Projected funding for health programs specifically designed for and targeted at Aborigines and Torres Strait Islanders is estimated to be about $12 billion to 2023-24.
Aboriginal and Torres Strait Islander community-controlled health services will continue to be supported to fulfil their pivotal role in improving Aboriginal and Torres Strait Islander health outcomes.”
- by: Patricia Karvelas As published in the The Australian
A DRAMATIC expansion of the health system to focus on indigenous children’s health and to include broader issues of child development is the central plank of a 10-year Aboriginal health plan to be unveiled today.
Please note as soon as the report is released
1.You can download it from NACCHO resources
2.Read our Chair Justin Mohamed’s response
The plan, which dictates where state and federal governments should focus their efforts, aims to deliver the policies required to eliminate the indigenous life expectancy gap by 2031.
It commits governments to give more attention to and increase spending on “difficult and distressing issues of violence, abuse and self-harm”.
Indigenous Health Minister Warren Snowdon (pictured below last week opening Male Health Summit) will say today that the health plan places priority on social and emotional wellbeing and the issues that impact on it, including alcohol and other drugs. It also focuses on improving the wellbeing of indigenous people with a disability.
The Rudd government says the 10-year National Aboriginal and Torres Strait Islander Health Plan is “free of racism and inequality” and provides the “necessary platform to realise health equality by 2031”.
“Importantly, in this health plan we signal the need to expand our focus on children’s health to broader issues in child development,” Mr Snowdon will say. “We have much more work to do in developing robust research and data systems. I am also resolved that we will tackle the difficult and distressing issues of violence, abuse and self harm.” The government will commit to “drive health system improvements and maintain a clear priority on primary healthcare system reform”, he will say. “Aboriginal and Torres Strait Islander community-controlled health services will continue to be supported to fulfil their pivotal role in improving Aboriginal and Torres Strait Islander health outcomes.”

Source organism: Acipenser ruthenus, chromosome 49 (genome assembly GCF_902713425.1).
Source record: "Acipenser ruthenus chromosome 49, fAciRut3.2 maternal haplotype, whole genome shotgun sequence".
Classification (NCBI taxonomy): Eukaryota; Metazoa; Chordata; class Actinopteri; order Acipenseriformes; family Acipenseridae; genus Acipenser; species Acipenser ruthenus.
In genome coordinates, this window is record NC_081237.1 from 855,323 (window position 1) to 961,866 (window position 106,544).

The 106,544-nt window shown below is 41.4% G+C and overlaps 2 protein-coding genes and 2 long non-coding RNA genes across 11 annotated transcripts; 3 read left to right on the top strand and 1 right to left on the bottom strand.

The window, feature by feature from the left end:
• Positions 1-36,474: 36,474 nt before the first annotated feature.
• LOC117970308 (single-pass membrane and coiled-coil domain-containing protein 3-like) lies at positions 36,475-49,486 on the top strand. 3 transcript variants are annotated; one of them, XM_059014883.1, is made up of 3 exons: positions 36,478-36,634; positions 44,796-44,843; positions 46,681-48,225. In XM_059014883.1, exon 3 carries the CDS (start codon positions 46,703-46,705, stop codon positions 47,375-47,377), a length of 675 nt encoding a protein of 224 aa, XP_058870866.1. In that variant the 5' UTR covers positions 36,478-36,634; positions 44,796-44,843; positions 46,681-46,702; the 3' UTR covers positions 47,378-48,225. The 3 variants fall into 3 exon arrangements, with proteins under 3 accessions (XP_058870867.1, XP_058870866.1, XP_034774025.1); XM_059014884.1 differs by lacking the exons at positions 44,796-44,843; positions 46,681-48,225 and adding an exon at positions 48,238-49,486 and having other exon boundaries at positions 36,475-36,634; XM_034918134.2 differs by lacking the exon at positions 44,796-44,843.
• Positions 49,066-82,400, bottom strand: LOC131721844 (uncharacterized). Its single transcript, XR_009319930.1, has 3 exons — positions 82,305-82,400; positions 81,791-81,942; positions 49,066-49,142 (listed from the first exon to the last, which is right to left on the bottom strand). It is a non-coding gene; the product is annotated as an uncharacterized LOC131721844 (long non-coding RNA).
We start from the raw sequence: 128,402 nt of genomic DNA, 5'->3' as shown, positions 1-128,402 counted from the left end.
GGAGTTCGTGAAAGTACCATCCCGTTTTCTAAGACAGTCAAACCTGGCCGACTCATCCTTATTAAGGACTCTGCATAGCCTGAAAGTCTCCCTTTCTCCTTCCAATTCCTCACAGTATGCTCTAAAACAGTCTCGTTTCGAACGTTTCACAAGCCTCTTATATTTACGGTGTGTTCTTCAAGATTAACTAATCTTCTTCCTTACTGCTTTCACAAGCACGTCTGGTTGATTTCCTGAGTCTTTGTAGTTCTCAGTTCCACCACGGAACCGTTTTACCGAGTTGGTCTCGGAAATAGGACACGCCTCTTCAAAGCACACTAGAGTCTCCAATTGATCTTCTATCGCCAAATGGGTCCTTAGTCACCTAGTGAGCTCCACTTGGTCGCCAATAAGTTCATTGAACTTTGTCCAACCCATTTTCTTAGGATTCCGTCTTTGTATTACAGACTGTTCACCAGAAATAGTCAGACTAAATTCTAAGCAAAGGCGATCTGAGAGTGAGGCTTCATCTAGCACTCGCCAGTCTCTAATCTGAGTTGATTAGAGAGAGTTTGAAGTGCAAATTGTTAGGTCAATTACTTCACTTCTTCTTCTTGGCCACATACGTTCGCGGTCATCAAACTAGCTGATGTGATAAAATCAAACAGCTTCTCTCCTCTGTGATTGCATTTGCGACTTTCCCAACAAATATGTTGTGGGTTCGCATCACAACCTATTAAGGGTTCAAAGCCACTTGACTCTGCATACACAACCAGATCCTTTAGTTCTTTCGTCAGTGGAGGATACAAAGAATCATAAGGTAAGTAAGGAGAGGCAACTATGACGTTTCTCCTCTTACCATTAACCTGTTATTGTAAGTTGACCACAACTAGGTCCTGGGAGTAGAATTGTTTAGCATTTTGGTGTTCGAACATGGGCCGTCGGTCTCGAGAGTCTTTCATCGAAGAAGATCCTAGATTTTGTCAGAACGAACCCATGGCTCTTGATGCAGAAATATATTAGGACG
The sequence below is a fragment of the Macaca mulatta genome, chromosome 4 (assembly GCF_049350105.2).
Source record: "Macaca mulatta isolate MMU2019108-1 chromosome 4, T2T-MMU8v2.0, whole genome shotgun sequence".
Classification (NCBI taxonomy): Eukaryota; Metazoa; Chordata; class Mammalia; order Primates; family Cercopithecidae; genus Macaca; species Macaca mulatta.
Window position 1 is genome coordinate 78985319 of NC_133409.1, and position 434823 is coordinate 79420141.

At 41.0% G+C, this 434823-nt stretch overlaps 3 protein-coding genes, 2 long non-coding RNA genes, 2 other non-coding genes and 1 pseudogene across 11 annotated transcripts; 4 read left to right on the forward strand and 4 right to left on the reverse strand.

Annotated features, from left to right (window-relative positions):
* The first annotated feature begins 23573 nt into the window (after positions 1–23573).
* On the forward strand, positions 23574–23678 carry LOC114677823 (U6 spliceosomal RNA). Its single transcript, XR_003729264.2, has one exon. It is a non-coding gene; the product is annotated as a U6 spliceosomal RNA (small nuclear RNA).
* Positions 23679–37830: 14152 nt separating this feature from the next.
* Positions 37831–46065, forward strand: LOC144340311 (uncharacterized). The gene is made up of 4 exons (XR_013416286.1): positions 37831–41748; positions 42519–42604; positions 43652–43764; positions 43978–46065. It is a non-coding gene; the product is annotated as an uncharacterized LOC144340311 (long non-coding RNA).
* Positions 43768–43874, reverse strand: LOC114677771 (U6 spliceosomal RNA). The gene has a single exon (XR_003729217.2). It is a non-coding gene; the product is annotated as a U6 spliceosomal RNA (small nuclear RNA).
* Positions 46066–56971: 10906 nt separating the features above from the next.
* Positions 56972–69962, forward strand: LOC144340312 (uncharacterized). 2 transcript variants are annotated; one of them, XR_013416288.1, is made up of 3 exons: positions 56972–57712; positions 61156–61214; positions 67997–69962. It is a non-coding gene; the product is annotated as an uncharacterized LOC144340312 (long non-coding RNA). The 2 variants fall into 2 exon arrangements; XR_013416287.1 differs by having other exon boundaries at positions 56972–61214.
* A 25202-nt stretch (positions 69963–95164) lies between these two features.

The government will report annually to parliament about measures and targets aligned to the new plan.
“The health plan provides a clear focus on strategies to address racism and to empower people to take control of their own health,” Mr Snowdon will say. “While we need to continue to strengthen healthcare we also need to enhance our focus on specialist care and hospital care in the secondary and tertiary systems.”
A series of 17 nationwide consultations was held with Aborigines and Torres Strait Islanders, communities and groups, with more than 140 written submissions and a series of roundtables to gather expertise on a range of issues relevant to Aboriginal and Torres Strait Islander health. Projected funding for health programs specifically designed for and targeted at Aborigines and Torres Strait Islanders is estimated to be about $12 billion to 2023-24.
Mr Snowdon will also use the launch of the health plan to reiterate his call to state and territory governments to publicly commit their contributions to the new National Partnership Agreement on Closing the Gap in Indigenous Health Outcomes.
- NACCHO media release: Aboriginal health gap in danger of blowing out (nacchocommunique.com)